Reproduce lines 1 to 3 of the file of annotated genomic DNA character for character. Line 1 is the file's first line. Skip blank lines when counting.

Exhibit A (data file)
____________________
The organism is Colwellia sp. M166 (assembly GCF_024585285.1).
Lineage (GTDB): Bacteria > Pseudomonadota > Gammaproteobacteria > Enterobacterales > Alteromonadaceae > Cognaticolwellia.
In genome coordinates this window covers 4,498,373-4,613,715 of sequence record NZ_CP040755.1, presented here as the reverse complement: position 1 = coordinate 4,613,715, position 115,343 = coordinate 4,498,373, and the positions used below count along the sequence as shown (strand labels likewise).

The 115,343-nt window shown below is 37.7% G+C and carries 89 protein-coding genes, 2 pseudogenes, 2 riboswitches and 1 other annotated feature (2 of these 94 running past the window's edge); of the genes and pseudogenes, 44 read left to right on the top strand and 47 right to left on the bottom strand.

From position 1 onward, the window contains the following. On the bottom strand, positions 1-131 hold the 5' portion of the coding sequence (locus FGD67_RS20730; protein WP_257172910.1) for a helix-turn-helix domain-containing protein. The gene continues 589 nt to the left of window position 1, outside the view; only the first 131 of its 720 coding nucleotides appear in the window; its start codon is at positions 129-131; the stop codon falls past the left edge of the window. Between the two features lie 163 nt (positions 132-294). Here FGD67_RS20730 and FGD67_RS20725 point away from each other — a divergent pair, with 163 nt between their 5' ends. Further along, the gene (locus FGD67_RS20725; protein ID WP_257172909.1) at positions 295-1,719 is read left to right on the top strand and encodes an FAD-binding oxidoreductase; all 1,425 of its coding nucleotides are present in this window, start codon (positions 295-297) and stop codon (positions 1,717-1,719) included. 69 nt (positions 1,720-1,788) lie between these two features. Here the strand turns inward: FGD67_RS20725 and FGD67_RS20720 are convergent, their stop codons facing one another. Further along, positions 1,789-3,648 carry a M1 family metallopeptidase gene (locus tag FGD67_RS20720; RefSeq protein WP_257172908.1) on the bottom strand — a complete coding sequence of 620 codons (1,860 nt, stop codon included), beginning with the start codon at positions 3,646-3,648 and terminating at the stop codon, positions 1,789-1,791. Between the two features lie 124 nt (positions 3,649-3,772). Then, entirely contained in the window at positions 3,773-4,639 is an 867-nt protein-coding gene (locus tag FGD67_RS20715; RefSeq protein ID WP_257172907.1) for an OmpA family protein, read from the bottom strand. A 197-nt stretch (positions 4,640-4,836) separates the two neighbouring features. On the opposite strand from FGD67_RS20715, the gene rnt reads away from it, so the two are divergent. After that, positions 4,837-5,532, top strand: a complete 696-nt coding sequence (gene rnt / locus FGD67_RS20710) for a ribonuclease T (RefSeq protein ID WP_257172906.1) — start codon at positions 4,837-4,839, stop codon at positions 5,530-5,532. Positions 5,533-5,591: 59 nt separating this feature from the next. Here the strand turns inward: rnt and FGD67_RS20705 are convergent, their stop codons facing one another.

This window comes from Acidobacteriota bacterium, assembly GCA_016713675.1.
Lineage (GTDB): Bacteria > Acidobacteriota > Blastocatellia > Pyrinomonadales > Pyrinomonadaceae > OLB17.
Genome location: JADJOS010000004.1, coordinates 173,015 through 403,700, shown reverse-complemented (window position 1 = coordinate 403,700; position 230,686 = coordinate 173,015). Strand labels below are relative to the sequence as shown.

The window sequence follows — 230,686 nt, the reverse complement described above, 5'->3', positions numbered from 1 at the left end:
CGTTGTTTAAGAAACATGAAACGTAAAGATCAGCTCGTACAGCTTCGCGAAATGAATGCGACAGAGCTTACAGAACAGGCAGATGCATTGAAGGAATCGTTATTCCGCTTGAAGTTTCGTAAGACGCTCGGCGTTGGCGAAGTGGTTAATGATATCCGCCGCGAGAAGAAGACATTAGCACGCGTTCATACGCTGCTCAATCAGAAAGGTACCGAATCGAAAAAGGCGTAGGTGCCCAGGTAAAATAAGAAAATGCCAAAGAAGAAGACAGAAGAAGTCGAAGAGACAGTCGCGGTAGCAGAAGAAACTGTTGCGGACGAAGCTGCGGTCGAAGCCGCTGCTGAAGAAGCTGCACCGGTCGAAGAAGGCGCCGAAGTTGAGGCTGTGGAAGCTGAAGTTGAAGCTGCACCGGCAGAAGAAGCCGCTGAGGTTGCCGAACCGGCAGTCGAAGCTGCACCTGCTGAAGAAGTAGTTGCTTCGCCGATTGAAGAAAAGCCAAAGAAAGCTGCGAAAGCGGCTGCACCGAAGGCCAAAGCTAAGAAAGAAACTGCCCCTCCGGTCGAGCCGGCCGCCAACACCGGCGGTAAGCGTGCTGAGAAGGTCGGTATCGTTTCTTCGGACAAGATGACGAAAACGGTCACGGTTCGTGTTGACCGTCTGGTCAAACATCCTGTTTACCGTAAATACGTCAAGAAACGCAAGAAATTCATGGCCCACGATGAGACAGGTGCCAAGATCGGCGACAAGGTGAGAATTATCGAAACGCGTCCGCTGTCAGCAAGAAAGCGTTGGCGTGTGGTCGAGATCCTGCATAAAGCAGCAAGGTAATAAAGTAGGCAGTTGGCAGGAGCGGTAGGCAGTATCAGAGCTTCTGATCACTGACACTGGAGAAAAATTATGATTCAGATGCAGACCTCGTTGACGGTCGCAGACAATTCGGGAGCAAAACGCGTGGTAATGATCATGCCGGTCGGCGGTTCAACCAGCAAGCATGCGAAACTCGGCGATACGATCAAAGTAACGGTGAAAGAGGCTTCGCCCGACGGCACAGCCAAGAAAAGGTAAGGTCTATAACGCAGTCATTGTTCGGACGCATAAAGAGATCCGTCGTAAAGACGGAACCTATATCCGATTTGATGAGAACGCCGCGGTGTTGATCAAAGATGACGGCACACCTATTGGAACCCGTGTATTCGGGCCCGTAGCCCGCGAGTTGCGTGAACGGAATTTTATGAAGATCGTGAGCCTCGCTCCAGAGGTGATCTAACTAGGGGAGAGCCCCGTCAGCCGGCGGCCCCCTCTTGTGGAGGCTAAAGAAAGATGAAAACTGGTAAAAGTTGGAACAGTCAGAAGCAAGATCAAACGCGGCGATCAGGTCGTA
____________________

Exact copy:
The organism is Colwellia sp. M166 (assembly GCF_024585285.1).
Lineage (GTDB): Bacteria > Pseudomonadota > Gammaproteobacteria > Enterobacterales > Alteromonadaceae > Cognaticolwellia.
In genome coordinates this window covers 4,498,373-4,613,715 of sequence record NZ_CP040755.1, presented here as the reverse complement: position 1 = coordinate 4,613,715, position 115,343 = coordinate 4,498,373, and the positions used below count along the sequence as shown (strand labels likewise).